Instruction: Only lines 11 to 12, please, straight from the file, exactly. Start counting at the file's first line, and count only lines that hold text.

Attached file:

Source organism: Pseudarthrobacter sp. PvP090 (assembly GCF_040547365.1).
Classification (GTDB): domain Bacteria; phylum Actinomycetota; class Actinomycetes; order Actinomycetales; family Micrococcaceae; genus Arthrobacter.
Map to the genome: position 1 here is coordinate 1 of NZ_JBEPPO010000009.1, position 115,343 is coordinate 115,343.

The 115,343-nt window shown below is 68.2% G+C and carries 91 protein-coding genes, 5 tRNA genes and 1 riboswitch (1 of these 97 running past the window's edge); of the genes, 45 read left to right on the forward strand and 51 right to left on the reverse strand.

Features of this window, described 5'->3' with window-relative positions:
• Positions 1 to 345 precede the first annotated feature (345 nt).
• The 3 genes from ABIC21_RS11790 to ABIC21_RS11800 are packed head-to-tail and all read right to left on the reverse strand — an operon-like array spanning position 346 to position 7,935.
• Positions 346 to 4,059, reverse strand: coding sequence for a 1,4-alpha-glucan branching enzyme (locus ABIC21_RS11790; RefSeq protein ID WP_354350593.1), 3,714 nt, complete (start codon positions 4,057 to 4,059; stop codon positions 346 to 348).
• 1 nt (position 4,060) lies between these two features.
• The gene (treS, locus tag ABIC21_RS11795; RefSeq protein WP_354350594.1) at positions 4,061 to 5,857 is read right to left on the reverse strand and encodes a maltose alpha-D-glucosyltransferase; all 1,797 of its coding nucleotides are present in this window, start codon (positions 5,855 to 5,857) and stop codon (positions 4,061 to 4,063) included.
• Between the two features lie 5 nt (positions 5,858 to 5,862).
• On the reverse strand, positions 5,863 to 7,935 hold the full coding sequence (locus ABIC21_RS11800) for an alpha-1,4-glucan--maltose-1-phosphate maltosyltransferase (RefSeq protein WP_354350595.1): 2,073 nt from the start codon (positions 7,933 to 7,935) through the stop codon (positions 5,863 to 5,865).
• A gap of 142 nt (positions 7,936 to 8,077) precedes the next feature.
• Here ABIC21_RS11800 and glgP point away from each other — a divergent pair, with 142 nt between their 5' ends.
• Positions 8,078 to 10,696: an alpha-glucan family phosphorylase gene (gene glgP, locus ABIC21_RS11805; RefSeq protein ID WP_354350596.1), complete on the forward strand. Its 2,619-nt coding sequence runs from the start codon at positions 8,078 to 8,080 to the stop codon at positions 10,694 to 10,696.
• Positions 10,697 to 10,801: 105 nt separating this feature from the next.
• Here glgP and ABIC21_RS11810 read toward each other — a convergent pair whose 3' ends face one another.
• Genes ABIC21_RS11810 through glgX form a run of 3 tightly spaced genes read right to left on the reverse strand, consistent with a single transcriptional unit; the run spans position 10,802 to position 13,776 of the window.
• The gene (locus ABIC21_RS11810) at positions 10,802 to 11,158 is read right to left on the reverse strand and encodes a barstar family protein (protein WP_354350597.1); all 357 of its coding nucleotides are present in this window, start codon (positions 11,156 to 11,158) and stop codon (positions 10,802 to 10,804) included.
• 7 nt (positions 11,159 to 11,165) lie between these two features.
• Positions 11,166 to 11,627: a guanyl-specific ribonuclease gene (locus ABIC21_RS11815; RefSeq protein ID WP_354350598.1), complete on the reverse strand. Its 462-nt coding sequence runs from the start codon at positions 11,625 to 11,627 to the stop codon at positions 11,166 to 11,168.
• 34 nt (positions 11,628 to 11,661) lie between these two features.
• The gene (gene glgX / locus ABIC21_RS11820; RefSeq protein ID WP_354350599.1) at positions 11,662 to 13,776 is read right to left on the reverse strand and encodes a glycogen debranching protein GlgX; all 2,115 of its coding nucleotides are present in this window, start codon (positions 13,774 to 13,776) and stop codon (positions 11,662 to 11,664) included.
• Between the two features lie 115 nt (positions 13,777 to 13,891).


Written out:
• Between the two features lie 5 nt (positions 5,858 to 5,862).
• On the reverse strand, positions 5,863 to 7,935 hold the full coding sequence (locus ABIC21_RS11800) for an alpha-1,4-glucan--maltose-1-phosphate maltosyltransferase (RefSeq protein WP_354350595.1): 2,073 nt from the start codon (positions 7,933 to 7,935) through the stop codon (positions 5,863 to 5,865).